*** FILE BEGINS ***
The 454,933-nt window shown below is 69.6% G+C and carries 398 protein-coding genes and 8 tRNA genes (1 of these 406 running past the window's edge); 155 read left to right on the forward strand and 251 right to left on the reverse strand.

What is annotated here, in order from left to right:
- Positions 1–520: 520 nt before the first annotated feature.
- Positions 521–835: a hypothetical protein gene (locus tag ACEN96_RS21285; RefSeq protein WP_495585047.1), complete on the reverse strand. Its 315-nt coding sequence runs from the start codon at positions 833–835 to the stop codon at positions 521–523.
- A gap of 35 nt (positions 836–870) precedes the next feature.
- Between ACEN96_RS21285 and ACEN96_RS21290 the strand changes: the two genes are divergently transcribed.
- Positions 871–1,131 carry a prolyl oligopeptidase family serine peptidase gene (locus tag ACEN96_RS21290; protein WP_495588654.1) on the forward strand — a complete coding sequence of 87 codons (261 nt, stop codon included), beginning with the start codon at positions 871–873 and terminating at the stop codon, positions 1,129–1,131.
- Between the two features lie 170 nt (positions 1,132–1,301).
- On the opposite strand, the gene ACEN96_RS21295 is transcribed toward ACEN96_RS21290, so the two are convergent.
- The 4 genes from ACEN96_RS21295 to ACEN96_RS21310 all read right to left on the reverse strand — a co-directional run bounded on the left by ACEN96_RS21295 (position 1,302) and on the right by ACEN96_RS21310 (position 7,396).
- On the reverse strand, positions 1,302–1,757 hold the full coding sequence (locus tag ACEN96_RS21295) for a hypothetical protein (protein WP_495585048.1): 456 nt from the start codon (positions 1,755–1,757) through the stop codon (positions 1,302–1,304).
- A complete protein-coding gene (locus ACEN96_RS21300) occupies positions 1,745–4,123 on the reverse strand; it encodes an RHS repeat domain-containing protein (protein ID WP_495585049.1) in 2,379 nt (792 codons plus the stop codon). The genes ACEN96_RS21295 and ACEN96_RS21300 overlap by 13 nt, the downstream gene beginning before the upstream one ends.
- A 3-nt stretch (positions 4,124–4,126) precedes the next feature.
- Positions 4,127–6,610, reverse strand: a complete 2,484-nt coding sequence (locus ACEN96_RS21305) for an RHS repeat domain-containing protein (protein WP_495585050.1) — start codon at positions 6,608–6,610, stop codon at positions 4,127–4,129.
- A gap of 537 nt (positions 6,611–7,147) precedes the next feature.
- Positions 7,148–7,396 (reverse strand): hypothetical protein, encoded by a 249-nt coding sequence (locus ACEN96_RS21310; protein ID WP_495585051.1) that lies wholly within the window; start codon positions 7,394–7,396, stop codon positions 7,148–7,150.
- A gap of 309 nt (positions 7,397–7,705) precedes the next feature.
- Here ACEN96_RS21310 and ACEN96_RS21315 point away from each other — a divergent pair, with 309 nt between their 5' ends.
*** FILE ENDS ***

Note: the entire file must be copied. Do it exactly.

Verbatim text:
The 454,933-nt window shown below is 69.6% G+C and carries 398 protein-coding genes and 8 tRNA genes (1 of these 406 running past the window's edge); 155 read left to right on the forward strand and 251 right to left on the reverse strand.

What is annotated here, in order from left to right:
- Positions 1–520: 520 nt before the first annotated feature.
- Positions 521–835: a hypothetical protein gene (locus tag ACEN96_RS21285; RefSeq protein WP_495585047.1), complete on the reverse strand. Its 315-nt coding sequence runs from the start codon at positions 833–835 to the stop codon at positions 521–523.
- A gap of 35 nt (positions 836–870) precedes the next feature.
- Between ACEN96_RS21285 and ACEN96_RS21290 the strand changes: the two genes are divergently transcribed.
- Positions 871–1,131 carry a prolyl oligopeptidase family serine peptidase gene (locus tag ACEN96_RS21290; protein WP_495588654.1) on the forward strand — a complete coding sequence of 87 codons (261 nt, stop codon included), beginning with the start codon at positions 871–873 and terminating at the stop codon, positions 1,129–1,131.
- Between the two features lie 170 nt (positions 1,132–1,301).
- On the opposite strand, the gene ACEN96_RS21295 is transcribed toward ACEN96_RS21290, so the two are convergent.
- The 4 genes from ACEN96_RS21295 to ACEN96_RS21310 all read right to left on the reverse strand — a co-directional run bounded on the left by ACEN96_RS21295 (position 1,302) and on the right by ACEN96_RS21310 (position 7,396).
- On the reverse strand, positions 1,302–1,757 hold the full coding sequence (locus tag ACEN96_RS21295) for a hypothetical protein (protein WP_495585048.1): 456 nt from the start codon (positions 1,755–1,757) through the stop codon (positions 1,302–1,304).
- A complete protein-coding gene (locus ACEN96_RS21300) occupies positions 1,745–4,123 on the reverse strand; it encodes an RHS repeat domain-containing protein (protein ID WP_495585049.1) in 2,379 nt (792 codons plus the stop codon). The genes ACEN96_RS21295 and ACEN96_RS21300 overlap by 13 nt, the downstream gene beginning before the upstream one ends.
- A 3-nt stretch (positions 4,124–4,126) precedes the next feature.
- Positions 4,127–6,610, reverse strand: a complete 2,484-nt coding sequence (locus ACEN96_RS21305) for an RHS repeat domain-containing protein (protein WP_495585050.1) — start codon at positions 6,608–6,610, stop codon at positions 4,127–4,129.
- A gap of 537 nt (positions 6,611–7,147) precedes the next feature.
- Positions 7,148–7,396 (reverse strand): hypothetical protein, encoded by a 249-nt coding sequence (locus ACEN96_RS21310; protein ID WP_495585051.1) that lies wholly within the window; start codon positions 7,394–7,396, stop codon positions 7,148–7,150.
- A gap of 309 nt (positions 7,397–7,705) precedes the next feature.
- Here ACEN96_RS21310 and ACEN96_RS21315 point away from each other — a divergent pair, with 309 nt between their 5' ends.